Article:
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What is driving the requirements of new build housing?

From 2025, all new homes in England have to be greener, energy-efficient, and more affordable for people to heat and stay warm. The introduction of the Future Homes Standard will help to cut carbon emissions by 75% to 80% in all new homes built from 2025 and forms a vital step in the UK’s ambition of reaching its 2050 net-zero target.


Not only will new homes have to be built to higher environmental standards and fitted with low-carbon forms of heating, but architects, developers, and builders are also being tasked to ensure all new homes incorporate ‘work from home’ or ‘home office rooms’ as part of their masterplans.


The climate change agenda and pandemic effect has meant that a whole new raft of features will be added to the list of mandatory requirements for a new build home. Things like EV charge points will become the norm, as will alternatives to fossil fuel-based heating and ventilation sources. The pandemic forced millions of us to work from home, with many having to reassess the available space to them in their homes. Over a very short period of time, we have started to adapt to a completely new way of working, whether that’s full-time at home, or hybrid working; how we view our homes is changing at a rapid pace.


Take the housing market for example. Estate agents are all changing their narrative when it comes to marketing the property listings on their books. What once would have been a standard 3 or 4 bedroomed house, or a house with a separate ‘dining room’, are suddenly being offered with fewer bedrooms because the ‘box room’ is now a study or the dining room is now a ground floor home office.


For new build homes, the priority is now eco-flexible living that includes a home office area or room. This is for both private and social housing. A good example of this is at Kidbrooke Park Road, Royal Borough of Greenwich, which picked up the ‘Best affordable housing development (more than £20m)’ at November’s Inside Housing Awards.


Kidbrooke Park Road is a development of 117 council homes, all for social rent. It is one of the most ambitious social housing schemes to be built in Greenwich for decades. One-third of the units are family-sized, 51% are two-bedroom flats and one in 10 is wheelchair accessible. Every unit has either a garden or a generous balcony, and the design took into account families who may have to work from home. The development also provides a nursery, a communal garden and a public park.


Sustainability has been at the centre of this scheme. The properties use air source heat pumps, mechanical ventilation, solar panels, and green and blue roofs to achieve a high standard of net-zero carbon development. Facades, along with the orientation of rooms and windows, have been designed to avoid overheating while maximising the amount of sunlight in each property.


This particular scheme sets an exceptionally high standard. It competes with private developments in terms of energy performance, layout, space standards, cycle parking, amenity provision, play space and architectural quality. It has also regenerated a vacant piece of land.​

Inside Housing – 26th November 2021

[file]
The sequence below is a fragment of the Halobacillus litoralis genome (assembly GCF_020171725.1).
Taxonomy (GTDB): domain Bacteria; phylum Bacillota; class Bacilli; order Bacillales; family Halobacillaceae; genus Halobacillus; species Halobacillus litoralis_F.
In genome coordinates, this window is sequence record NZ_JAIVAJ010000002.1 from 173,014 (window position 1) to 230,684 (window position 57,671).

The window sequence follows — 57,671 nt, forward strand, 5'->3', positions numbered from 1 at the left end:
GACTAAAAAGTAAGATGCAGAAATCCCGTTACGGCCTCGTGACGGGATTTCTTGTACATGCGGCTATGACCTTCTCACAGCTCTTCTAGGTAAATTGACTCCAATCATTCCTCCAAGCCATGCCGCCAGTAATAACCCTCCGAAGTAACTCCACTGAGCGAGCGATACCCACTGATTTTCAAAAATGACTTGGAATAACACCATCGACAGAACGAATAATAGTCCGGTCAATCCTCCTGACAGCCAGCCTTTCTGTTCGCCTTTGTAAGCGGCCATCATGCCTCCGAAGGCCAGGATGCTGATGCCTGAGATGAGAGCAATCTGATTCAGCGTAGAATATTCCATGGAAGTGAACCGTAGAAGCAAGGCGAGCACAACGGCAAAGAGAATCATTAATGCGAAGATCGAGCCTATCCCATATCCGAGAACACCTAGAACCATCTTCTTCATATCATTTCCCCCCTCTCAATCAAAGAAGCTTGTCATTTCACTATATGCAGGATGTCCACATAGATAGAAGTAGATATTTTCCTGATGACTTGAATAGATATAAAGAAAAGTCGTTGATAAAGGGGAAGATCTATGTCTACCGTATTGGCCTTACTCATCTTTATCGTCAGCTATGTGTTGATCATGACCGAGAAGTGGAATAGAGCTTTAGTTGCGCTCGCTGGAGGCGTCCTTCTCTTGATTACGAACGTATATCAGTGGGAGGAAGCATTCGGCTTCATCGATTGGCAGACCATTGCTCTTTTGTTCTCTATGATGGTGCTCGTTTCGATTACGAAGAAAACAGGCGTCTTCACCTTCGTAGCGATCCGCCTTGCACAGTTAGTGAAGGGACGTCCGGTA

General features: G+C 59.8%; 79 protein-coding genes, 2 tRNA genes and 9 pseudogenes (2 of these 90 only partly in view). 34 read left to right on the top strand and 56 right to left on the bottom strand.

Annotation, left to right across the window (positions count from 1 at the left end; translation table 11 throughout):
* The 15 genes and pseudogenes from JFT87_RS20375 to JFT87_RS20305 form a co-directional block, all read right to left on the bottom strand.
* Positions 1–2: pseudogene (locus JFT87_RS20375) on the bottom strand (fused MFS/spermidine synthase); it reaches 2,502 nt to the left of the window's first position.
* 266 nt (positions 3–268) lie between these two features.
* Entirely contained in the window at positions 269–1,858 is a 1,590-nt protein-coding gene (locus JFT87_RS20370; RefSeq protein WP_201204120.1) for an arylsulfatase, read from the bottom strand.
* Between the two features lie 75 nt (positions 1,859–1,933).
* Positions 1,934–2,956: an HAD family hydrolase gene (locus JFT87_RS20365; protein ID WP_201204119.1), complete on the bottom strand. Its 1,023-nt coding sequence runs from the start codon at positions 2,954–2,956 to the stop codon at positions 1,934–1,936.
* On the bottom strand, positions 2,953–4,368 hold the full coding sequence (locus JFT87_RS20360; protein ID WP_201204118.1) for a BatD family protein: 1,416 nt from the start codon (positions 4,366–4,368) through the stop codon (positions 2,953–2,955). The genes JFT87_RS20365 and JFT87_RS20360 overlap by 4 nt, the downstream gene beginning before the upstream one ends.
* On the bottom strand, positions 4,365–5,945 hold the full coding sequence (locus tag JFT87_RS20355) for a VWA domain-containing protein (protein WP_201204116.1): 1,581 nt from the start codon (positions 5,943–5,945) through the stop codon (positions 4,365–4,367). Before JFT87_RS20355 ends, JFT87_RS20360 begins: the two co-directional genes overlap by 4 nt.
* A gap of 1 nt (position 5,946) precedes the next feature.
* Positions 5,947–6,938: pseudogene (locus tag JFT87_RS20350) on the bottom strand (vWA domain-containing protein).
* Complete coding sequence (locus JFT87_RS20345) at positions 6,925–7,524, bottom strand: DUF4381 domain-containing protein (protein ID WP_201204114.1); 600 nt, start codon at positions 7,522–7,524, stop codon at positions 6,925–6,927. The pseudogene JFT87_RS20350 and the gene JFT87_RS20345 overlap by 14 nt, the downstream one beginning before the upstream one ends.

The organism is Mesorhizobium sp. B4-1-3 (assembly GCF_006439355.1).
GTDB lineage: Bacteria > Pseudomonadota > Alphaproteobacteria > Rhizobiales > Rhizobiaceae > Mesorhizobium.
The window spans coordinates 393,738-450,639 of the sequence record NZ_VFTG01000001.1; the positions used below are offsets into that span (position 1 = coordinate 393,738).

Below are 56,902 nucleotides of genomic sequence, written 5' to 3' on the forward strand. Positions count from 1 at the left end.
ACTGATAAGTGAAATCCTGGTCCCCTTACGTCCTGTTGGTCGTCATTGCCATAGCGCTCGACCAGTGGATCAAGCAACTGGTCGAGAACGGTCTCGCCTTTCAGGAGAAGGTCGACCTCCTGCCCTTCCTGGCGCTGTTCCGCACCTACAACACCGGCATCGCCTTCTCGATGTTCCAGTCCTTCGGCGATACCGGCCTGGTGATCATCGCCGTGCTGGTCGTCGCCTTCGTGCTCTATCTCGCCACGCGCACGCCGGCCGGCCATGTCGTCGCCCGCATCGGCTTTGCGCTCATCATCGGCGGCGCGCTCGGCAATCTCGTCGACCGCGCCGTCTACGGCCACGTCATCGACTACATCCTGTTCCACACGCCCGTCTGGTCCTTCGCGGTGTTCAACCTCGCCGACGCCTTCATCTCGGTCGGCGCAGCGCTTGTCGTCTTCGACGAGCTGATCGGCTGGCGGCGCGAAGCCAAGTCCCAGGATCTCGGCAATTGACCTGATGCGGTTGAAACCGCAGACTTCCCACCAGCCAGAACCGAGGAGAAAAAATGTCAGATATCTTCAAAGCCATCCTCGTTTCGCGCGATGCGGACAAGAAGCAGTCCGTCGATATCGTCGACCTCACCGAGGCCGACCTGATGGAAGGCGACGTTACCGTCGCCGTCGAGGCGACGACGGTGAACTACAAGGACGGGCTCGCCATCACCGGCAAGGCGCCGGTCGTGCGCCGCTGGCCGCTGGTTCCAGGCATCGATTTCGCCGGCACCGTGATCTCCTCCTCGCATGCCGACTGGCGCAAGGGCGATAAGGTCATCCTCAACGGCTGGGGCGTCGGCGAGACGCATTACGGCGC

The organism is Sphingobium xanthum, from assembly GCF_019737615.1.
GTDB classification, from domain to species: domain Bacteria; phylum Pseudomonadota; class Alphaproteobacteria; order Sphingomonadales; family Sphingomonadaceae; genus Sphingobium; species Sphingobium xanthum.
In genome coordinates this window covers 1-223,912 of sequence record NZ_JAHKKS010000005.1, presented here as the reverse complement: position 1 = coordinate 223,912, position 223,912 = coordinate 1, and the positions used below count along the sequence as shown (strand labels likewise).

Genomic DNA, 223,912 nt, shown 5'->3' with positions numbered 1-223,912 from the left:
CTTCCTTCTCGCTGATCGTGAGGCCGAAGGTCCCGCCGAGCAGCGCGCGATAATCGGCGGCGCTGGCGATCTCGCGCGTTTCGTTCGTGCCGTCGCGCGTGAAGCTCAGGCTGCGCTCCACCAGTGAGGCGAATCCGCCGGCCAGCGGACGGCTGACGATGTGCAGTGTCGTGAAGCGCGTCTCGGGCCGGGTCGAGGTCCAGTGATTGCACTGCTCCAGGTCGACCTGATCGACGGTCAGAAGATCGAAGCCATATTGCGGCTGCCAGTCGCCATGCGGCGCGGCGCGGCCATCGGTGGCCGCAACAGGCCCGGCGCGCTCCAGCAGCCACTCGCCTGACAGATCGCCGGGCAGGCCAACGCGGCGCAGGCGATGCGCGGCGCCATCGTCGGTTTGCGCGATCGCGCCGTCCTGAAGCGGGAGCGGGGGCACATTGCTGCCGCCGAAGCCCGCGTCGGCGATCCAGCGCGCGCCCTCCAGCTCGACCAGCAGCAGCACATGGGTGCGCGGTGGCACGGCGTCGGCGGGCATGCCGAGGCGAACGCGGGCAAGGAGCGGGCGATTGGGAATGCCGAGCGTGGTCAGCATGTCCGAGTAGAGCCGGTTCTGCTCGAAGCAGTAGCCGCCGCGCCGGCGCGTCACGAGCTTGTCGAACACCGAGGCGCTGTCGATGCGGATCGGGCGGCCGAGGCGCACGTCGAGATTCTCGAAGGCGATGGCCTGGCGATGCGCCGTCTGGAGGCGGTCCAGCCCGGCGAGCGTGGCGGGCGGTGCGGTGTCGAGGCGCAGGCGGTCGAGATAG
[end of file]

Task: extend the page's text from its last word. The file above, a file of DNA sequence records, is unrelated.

Peter Richardson, Build-Zone said:


“Build-Zone recognises the emergence of new technologies, greener construction methods and materials which will help deliver against legislative requirements for sustainable and more functional new build houses in the UK.


“We arrange structural warranties for a number of major housing developers who recognise that in order to reduce their carbon footprint, they must adopt better insulation and heating and ventilation strategies that can be implemented across their entire portfolio of new build houses in a safe and efficient way.


“Homeworking requirements have changed so much that this is set to play a huge influential role on house layouts. And with so many now settled into hybrid working, the house itself has to deliver efficiencies from both a running cost point and reducing carbon emissions.”

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About Build-Zone

Build-Zone offers A-rated Insurer-backed structural warranties for New Homes, Commercial, Mixed Use, Build to Rent, Social Housing, Self-Build, and Custom Build schemes together with their leading technical services company, Build-Zone Survey Services Ltd.

Site insurance and structural warranties are both forms of project insurance and can often be purchased from a single, specialist insurance provider. However, it should be noted that they are completely different products: site insurance will protect against issues arising on site before and during your build, whereas a structural warranty is there to cover you for any failure in the building structure after it has been completed.

You will need a structural warranty to gain protection against any fundamental structural problems with the building, typically for up to 10 years. Mortgage lenders will insist on a warranty, but even if you are funding your build with cash, it’s still a standard requirement to have one, so any future sales of the property aren’t jeopardised.


How much does a structural warranty cost?

As a rule of thumb, it’s usually a good idea to budget 1% of your indicative build costs. This will be payable ahead of any work whatsoever occurring on site. A retrospective structural warranty is much harder to get, so any decisions around insurance should be made right at the beginning of your project.

For more information on any of our structural warranty insurance policies, explore our products here: https://www.build-zone.com/structural-warranty

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